Reconciliation: Reshaping the Social Security program for the future
The legislation that is Brown’s legacy has benefited over 70 million people.
The recommendations of the Advisory Council on Social Security, chaired by Brown, brought significant changes to the structure of the Social Security Act through the development of what is now the Old-Age, Survivors, and Disability Insurance (OASDI) program. The council’s intensive studies from May 1937 to December 1938 revealed that payments could begin in 1940, two years earlier than expected. Brown drafted the recommendations and supporting text at the Industrial Relations Section and worked with Princeton University Press and The New York Times to rapidly publish the report.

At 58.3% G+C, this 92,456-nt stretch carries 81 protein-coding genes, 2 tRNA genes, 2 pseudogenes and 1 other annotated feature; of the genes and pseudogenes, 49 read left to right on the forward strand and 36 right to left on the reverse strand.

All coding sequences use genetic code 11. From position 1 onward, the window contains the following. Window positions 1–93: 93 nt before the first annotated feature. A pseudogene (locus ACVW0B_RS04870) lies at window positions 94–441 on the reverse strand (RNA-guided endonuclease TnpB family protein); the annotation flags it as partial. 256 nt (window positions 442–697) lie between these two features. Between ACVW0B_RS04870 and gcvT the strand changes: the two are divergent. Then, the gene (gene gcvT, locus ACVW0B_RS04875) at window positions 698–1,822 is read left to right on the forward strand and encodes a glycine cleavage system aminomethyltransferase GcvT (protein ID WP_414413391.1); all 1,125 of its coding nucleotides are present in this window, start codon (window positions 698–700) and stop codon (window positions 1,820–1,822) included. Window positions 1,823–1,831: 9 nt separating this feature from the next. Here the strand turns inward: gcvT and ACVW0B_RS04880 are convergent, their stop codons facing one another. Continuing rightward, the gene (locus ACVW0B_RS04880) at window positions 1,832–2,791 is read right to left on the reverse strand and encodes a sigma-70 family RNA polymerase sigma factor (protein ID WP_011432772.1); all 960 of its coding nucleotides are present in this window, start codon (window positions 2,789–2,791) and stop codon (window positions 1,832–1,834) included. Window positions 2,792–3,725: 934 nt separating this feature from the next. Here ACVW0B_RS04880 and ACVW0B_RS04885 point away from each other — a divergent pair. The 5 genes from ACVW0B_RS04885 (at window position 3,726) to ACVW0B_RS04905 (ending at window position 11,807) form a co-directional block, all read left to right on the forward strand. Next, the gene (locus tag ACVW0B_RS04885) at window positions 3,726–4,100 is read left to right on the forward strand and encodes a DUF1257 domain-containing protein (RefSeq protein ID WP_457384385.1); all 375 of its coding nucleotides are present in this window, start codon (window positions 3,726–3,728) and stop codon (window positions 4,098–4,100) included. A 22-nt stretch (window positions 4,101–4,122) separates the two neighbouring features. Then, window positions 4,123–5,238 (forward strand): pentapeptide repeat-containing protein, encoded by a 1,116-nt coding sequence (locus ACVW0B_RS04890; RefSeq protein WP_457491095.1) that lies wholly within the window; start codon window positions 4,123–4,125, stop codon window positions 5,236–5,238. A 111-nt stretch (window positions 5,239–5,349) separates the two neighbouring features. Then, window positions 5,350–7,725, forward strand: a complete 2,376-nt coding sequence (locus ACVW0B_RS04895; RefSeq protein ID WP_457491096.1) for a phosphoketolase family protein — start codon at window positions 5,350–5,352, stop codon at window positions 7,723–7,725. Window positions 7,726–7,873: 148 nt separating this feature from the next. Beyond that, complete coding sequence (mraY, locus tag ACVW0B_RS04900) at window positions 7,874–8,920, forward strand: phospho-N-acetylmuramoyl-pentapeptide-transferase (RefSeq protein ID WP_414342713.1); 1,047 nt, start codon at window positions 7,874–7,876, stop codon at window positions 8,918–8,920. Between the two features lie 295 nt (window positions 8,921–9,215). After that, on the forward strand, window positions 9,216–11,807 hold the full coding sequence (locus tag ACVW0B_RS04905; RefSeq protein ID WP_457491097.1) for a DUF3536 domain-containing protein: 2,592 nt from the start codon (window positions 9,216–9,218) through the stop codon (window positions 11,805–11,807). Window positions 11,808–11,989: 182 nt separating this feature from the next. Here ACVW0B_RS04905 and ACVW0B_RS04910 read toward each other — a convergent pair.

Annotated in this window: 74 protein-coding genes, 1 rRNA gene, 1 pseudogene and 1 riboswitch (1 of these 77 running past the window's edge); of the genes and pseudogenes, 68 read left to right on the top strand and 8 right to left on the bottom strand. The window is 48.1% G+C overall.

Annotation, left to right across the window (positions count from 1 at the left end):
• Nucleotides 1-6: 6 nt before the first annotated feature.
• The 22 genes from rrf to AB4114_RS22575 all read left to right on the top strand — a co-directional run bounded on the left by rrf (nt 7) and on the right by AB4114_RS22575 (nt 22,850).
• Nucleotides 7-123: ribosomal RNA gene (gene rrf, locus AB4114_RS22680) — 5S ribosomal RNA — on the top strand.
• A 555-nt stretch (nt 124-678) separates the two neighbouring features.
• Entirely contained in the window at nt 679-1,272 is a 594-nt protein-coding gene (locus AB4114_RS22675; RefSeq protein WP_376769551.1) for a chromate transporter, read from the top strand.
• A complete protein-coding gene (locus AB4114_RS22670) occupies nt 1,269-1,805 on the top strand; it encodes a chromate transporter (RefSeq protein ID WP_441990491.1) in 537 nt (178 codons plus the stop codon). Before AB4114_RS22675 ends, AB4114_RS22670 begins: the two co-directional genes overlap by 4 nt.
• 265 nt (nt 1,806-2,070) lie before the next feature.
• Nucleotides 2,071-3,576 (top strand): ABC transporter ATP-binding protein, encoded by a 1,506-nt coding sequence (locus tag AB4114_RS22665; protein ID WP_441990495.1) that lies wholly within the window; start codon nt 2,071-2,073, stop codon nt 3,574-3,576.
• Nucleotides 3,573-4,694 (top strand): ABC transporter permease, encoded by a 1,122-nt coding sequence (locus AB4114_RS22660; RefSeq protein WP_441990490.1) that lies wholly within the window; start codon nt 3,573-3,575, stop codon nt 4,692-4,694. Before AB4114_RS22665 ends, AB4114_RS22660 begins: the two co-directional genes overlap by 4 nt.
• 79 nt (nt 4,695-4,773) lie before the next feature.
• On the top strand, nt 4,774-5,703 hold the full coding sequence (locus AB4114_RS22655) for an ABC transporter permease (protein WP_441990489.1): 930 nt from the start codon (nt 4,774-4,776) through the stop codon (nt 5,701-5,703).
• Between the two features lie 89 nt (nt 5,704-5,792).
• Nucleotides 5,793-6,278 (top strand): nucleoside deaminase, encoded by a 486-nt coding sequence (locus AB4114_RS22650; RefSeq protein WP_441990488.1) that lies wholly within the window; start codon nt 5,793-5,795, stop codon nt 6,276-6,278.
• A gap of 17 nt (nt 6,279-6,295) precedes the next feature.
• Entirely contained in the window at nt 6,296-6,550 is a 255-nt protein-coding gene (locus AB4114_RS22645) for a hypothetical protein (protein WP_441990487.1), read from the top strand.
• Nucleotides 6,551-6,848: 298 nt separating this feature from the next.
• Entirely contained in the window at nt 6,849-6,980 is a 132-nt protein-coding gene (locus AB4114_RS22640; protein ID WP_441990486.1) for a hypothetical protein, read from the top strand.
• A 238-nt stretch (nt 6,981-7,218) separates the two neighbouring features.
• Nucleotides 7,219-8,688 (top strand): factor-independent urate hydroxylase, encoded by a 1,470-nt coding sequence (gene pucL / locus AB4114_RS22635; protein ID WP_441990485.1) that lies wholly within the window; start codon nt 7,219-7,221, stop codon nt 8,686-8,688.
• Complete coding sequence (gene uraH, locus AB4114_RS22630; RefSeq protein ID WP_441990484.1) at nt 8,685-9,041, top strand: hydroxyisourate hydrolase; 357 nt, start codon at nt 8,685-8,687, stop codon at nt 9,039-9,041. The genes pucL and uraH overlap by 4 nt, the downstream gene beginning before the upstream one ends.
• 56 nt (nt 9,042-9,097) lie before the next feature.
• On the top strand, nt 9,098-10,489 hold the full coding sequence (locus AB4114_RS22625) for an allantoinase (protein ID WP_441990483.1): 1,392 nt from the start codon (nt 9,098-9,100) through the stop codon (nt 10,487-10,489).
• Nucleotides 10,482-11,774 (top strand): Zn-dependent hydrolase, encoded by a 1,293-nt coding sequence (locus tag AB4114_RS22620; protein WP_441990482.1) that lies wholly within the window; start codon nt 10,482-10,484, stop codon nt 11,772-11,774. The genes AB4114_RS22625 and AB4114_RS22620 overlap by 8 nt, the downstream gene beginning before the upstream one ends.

Brown was a founding member of the Industrial Relations Research Association (IRRA) and served on its board with Ewan Clague, Commissioner of the Bureau of Labor Statistics, as its president. Founded in 1947 for labor and employment relations professionals to network, and to share research interests, best practices, and new ideas, the IRRA remains active today under the name of the Labor and Employment Relations Association (LERA).
In honor of the 50th anniversary of the Social Security Act, fellow residents of his senior living community presented a signed scroll to recognize Brown as the Act’s leading pioneer. Issued for the occasion, the Postmaster General and Secretary of the Department of Health and Human Services presented Brown with a commemorative stamp at the Social Security Administration headquarters in Baltimore. Brown died on January 19, 1986 at age 87.